- Call 999 and if possible, get yourself and your children to a place of safety.
- Call the National Domestic Violence Helpline 0808 200 0247 (women) or the ManKind confidential helpline 01823 334244 (men).
- Once you’re safe, contact us for professional legal advice on how to proceed.
- Download our domestic abuse helpline leaflet for more sources of help and support.
Remember, domestic abuse includes coercive abuse and control. You can approach your child’s school under the ‘vulnerable’ category to ensure your child can attend in person, to ensure they are not exposed to the abuse.
Courts in England and Wales are operating a dual system, with some cases being heard remotely via video links, and some being heard in person in a courtroom, albeit quite rare at the moment. At LGFL, we have the experience and technology to deal with all remote hearings. You are permitted to travel to a court hearing in person, and adult citizens will continue to be called up for jury service.
Working from home
The government rules state that: “Employers should take every possible step to facilitate their employees working from home, including providing suitable IT and equipment to enable remote working.” It is worth talking to your employer to discuss providing robust tech that is also available for home schooling, in that you cannot work if the kids are using the bandwidth for online classes. You might need to talk to your employer about flexible working hours too if you are also dealing with childcare / home schooling, or an ongoing divorce or family law case.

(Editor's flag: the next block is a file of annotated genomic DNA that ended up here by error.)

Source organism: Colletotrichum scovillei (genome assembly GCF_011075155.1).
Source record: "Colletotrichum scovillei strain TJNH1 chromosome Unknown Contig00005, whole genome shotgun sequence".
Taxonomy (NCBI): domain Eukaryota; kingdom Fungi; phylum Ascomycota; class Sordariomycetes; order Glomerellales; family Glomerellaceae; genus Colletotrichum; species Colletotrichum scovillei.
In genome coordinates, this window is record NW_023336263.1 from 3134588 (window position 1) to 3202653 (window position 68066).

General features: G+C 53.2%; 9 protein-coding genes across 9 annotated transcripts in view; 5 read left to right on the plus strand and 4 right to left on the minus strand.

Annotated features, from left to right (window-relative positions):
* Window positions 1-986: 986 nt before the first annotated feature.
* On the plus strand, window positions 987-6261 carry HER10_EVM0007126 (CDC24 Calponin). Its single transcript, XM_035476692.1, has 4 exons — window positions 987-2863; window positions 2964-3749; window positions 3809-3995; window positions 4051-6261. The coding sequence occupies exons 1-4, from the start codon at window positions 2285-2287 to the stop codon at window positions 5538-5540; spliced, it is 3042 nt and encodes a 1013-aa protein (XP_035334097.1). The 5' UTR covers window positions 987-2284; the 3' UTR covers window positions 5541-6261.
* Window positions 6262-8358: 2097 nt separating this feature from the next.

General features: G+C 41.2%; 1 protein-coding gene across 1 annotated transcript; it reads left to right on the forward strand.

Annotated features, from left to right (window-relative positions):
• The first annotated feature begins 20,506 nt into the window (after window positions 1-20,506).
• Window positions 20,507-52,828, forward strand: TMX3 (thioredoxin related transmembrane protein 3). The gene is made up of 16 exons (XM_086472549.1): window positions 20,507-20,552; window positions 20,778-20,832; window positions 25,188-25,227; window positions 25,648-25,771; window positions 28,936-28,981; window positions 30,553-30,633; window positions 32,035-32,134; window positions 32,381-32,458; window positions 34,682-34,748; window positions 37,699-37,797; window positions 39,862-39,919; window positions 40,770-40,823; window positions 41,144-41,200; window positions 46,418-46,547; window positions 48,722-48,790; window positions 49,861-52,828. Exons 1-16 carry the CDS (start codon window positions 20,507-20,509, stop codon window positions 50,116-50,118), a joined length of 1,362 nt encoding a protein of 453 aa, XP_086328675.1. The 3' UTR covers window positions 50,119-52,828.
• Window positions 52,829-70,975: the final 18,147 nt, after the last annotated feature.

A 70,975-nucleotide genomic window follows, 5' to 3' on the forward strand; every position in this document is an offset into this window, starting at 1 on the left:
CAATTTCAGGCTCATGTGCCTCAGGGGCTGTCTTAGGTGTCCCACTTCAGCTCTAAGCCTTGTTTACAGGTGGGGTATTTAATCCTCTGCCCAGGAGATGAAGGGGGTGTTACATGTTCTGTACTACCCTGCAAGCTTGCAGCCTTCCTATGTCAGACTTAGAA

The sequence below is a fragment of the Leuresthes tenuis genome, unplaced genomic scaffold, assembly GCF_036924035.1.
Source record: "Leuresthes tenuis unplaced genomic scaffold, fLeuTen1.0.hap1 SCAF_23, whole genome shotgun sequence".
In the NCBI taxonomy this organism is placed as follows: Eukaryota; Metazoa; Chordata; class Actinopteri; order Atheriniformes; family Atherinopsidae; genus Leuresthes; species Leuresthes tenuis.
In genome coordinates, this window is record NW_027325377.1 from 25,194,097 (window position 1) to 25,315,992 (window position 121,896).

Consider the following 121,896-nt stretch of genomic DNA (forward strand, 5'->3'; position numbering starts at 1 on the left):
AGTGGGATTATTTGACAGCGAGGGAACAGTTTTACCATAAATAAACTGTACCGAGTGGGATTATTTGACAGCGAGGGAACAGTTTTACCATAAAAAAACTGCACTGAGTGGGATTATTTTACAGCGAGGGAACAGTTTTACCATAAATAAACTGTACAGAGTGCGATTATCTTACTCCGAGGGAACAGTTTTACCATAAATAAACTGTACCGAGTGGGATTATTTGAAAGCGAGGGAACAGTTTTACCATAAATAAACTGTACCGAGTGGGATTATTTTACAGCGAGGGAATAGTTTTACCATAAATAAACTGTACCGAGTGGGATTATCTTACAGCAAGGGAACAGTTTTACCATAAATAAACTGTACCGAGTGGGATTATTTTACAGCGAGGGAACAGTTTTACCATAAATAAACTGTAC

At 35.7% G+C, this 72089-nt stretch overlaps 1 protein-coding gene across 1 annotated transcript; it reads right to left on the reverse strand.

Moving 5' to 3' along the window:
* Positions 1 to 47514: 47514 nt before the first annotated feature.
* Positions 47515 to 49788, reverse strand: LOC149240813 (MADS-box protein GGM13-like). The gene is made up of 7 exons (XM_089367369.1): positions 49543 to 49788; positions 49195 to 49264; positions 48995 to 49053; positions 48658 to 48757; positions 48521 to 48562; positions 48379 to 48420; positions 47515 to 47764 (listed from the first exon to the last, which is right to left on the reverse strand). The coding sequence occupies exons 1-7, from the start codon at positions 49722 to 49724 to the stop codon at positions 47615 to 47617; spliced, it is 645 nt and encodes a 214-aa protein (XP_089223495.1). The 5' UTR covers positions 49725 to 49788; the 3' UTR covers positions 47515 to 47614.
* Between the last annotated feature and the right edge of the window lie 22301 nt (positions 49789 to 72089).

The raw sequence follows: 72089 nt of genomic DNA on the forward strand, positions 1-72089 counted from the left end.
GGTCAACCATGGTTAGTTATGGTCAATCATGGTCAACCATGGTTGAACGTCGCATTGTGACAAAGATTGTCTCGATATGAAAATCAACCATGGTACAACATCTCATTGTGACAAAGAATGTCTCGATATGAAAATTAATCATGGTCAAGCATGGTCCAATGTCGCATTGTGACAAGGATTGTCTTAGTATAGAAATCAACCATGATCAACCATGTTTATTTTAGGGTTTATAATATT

If you are newly single, this may be a challenging task. Speaking to your ex partner about sharing this responsibility may help, especially over the next few weeks.
Selling your home
If you are selling your home as part of or as the result of a divorce, you can still sell and move during this lockdown. Estate agents, letting agents and removal firms are open for business, and you can view properties in person, subject to the usual social distancing rules. Be prepared that a house move could take longer due to changes in working methods for those involved, such as surveyors and new homes sales teams. Also be aware that the current guidance on home movingstates: “It may become necessary to pause all home moves locally or nationally for a short period of time to manage the spread of coronavirus.”
If you are getting divorced or are separating, the sale of your former matrimonial home can be one of your biggest worries. Remember also that there are stamp duty incentives currently in place. Up until 31st March 2021, you won't pay any stamp duty when selling your main residence for up to £500,000. Above £500,000 stamp duty is due at varying rates - there’s a handy stamp duty calculator at Money Saving Expert.
This reduced rate could be a strong incentive to stop matters drifting and move on with a sale. Equally, the end of the special rate in April could persuade anxious buyers of your home to complete before that date, despite the uncertainty ahead.
If you are looking to purchase a home, keep an eye on this date too. It offers significant savings and is particularly important where matrimonial finances are limited. At the time of writing in early January 2021, the Chancellor was giving no indications that the special stamp duty rate would be extended.
Legal services from LGFL
During the first lockdown, we moved all our family law services online within a couple of days, enabling us to work remotely and safely with all our clients. So, we are here to help you with any family law issue you may have, without the need to visit us in person.
Call us to arrange your initial 1-hour online consultation, which includes 30 minutes free, giving plenty of time to explore your situation and your options.
- Call us
- Email us